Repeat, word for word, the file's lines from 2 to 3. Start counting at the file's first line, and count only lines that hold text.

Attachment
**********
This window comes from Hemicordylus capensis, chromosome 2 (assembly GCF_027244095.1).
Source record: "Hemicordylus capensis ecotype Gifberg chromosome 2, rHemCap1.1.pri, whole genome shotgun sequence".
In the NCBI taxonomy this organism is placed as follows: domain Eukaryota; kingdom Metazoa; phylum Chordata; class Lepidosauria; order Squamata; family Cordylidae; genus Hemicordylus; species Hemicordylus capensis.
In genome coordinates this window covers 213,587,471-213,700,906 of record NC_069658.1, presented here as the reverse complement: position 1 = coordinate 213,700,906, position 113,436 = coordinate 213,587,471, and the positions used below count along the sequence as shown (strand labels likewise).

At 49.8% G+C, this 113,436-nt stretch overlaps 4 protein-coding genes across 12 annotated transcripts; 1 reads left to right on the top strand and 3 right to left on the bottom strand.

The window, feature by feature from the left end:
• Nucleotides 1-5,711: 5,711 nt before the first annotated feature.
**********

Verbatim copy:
Source record: "Hemicordylus capensis ecotype Gifberg chromosome 2, rHemCap1.1.pri, whole genome shotgun sequence".
In the NCBI taxonomy this organism is placed as follows: domain Eukaryota; kingdom Metazoa; phylum Chordata; class Lepidosauria; order Squamata; family Cordylidae; genus Hemicordylus; species Hemicordylus capensis.